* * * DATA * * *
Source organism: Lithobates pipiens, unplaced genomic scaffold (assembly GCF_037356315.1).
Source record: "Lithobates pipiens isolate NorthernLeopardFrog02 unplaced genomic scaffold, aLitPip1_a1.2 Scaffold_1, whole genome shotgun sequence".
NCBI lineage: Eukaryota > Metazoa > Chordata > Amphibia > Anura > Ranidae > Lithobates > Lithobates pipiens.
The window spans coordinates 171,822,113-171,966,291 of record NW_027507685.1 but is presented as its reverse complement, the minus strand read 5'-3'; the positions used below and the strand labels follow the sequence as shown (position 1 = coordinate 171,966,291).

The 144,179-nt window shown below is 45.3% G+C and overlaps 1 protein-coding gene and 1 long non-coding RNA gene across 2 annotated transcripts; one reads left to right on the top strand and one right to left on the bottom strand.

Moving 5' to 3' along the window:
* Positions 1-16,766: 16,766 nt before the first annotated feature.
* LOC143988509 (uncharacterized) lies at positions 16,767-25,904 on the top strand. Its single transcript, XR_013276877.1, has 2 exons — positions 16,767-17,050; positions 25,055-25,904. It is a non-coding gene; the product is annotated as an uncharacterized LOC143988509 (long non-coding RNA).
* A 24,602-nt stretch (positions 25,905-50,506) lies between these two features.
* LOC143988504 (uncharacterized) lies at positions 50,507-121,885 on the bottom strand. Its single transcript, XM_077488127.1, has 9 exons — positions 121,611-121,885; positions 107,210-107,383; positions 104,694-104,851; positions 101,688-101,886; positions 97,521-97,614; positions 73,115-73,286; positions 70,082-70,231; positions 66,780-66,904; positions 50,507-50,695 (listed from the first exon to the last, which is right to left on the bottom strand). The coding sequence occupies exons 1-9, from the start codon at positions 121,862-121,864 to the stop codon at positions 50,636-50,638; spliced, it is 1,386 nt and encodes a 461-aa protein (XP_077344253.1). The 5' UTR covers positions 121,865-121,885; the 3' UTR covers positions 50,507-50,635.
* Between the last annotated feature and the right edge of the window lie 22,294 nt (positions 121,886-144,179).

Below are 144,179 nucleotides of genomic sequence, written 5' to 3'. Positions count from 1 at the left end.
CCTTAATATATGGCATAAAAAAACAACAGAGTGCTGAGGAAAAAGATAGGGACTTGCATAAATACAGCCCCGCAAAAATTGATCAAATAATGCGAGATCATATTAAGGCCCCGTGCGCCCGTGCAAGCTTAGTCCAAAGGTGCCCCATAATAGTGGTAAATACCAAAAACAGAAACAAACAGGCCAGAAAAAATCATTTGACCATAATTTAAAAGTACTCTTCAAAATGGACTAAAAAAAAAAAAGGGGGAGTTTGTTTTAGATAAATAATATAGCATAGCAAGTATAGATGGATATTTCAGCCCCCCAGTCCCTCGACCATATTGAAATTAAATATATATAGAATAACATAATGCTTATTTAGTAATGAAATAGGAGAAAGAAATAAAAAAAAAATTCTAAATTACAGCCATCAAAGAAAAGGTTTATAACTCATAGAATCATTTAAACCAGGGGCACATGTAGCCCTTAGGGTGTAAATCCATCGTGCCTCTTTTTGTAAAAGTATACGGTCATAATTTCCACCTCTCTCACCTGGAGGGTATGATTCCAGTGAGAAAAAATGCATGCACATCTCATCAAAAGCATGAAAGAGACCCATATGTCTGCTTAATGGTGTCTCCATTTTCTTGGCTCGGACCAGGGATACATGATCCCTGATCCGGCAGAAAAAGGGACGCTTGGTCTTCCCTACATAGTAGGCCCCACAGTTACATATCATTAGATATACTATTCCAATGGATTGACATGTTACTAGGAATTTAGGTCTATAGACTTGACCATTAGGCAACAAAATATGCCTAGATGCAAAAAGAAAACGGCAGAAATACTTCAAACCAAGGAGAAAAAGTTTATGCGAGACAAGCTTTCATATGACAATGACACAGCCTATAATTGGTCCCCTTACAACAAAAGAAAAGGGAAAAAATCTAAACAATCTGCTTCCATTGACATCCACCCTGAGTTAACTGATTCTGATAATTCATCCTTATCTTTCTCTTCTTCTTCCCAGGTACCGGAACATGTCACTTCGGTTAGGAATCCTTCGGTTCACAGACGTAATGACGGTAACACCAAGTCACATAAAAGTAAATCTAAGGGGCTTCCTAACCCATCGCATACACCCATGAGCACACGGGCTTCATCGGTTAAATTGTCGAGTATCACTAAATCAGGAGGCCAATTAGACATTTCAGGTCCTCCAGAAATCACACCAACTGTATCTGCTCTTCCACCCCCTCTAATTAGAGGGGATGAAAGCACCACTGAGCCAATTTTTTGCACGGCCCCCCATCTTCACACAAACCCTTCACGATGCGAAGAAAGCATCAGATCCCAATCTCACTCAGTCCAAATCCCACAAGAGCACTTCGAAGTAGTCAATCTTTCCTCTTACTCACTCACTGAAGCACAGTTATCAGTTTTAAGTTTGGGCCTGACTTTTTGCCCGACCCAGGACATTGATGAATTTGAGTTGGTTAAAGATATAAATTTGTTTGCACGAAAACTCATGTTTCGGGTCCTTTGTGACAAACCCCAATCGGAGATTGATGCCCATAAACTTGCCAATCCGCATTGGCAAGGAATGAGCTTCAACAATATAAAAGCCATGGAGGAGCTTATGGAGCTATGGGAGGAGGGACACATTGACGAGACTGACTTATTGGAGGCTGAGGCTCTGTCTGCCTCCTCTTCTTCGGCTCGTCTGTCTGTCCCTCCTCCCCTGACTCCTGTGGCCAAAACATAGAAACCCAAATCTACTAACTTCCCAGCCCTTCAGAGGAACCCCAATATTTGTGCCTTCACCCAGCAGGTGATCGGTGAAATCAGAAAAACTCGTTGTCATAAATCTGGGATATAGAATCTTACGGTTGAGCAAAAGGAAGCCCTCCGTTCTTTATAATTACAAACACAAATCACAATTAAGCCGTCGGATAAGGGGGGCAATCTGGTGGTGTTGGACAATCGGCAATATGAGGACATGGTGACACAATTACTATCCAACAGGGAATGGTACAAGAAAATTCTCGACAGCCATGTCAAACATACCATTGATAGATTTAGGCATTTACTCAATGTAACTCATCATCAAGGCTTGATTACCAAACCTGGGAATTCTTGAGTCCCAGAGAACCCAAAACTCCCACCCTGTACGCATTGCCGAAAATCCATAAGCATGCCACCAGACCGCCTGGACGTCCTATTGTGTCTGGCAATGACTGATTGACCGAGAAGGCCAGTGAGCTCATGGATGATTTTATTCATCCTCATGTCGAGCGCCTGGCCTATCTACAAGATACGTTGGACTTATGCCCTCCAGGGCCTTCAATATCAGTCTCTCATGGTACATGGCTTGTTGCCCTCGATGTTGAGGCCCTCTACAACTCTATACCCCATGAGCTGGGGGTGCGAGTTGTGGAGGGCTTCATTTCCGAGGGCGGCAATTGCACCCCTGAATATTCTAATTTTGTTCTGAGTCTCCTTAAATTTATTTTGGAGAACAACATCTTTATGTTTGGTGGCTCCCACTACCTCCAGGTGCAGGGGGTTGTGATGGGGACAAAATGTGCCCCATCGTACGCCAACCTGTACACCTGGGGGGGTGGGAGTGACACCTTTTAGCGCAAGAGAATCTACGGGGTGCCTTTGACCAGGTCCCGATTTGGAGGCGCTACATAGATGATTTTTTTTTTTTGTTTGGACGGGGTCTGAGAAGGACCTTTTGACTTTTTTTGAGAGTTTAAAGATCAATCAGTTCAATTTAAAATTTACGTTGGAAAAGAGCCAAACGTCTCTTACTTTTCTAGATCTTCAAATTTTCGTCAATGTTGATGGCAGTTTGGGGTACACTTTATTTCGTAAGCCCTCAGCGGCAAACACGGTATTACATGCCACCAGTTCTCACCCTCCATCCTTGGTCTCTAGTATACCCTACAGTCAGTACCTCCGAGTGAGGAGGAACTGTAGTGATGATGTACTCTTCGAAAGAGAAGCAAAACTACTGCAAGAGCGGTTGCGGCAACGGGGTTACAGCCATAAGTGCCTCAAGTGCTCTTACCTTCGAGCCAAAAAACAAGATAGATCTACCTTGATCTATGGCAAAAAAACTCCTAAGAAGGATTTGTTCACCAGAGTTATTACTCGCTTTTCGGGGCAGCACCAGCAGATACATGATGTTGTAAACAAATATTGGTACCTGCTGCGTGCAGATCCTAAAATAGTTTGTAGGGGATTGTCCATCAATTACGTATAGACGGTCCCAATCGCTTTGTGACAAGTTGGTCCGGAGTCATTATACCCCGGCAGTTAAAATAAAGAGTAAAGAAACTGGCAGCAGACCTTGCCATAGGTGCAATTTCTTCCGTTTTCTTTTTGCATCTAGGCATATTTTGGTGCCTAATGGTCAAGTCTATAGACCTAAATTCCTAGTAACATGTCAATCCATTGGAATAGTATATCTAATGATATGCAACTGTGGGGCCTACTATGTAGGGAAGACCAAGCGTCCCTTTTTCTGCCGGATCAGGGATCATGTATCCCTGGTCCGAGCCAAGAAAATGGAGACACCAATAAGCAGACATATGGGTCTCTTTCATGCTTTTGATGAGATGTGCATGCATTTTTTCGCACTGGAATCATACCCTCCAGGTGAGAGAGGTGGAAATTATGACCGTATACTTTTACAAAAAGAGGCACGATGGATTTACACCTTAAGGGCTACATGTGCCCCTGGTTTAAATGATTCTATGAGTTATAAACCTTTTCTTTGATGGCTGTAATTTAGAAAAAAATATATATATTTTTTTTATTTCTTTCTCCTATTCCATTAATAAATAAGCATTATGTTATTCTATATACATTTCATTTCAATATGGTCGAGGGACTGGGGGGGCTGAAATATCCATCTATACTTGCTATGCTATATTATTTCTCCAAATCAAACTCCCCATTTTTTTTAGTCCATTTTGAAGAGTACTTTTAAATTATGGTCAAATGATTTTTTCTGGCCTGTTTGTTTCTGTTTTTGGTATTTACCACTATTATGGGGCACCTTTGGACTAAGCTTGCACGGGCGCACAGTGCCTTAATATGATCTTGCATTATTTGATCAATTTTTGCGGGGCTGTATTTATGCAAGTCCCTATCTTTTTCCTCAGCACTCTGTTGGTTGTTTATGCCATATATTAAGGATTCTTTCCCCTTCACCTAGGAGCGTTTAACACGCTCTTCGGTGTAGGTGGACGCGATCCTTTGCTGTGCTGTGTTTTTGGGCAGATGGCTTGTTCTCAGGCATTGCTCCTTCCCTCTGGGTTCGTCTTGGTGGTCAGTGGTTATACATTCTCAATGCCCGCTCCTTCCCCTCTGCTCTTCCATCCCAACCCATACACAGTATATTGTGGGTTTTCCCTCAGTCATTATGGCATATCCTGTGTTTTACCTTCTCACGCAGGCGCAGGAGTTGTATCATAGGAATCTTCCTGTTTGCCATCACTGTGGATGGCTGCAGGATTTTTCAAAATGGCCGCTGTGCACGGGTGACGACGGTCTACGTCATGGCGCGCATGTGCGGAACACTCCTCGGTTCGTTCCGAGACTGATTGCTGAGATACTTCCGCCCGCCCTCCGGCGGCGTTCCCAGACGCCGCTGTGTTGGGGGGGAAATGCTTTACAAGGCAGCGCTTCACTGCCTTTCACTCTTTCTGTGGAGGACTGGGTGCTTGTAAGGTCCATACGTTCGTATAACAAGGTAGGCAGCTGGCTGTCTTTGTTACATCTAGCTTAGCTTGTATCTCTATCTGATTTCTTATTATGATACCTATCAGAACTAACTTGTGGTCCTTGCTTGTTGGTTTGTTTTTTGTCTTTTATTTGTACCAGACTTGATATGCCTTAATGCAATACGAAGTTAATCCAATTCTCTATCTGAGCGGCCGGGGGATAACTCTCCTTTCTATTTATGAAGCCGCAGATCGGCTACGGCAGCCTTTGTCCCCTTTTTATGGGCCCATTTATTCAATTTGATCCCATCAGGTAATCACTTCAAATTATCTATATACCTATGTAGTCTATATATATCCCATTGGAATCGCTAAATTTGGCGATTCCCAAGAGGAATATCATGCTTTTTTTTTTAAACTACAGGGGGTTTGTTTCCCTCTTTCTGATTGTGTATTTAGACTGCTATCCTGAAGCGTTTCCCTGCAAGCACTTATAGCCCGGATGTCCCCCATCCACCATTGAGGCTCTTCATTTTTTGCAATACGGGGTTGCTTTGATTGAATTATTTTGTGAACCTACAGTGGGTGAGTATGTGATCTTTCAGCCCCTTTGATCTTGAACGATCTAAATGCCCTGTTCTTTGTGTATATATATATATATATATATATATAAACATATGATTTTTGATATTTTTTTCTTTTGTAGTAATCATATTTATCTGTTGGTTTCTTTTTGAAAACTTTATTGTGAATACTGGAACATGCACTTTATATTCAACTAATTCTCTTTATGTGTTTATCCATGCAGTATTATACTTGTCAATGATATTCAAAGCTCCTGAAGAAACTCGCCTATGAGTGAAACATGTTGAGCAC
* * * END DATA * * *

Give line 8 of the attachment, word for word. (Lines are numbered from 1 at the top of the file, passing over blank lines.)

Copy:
* LOC143988509 (uncharacterized) lies at positions 16,767-25,904 on the top strand. Its single transcript, XR_013276877.1, has 2 exons — positions 16,767-17,050; positions 25,055-25,904. It is a non-coding gene; the product is annotated as an uncharacterized LOC143988509 (long non-coding RNA).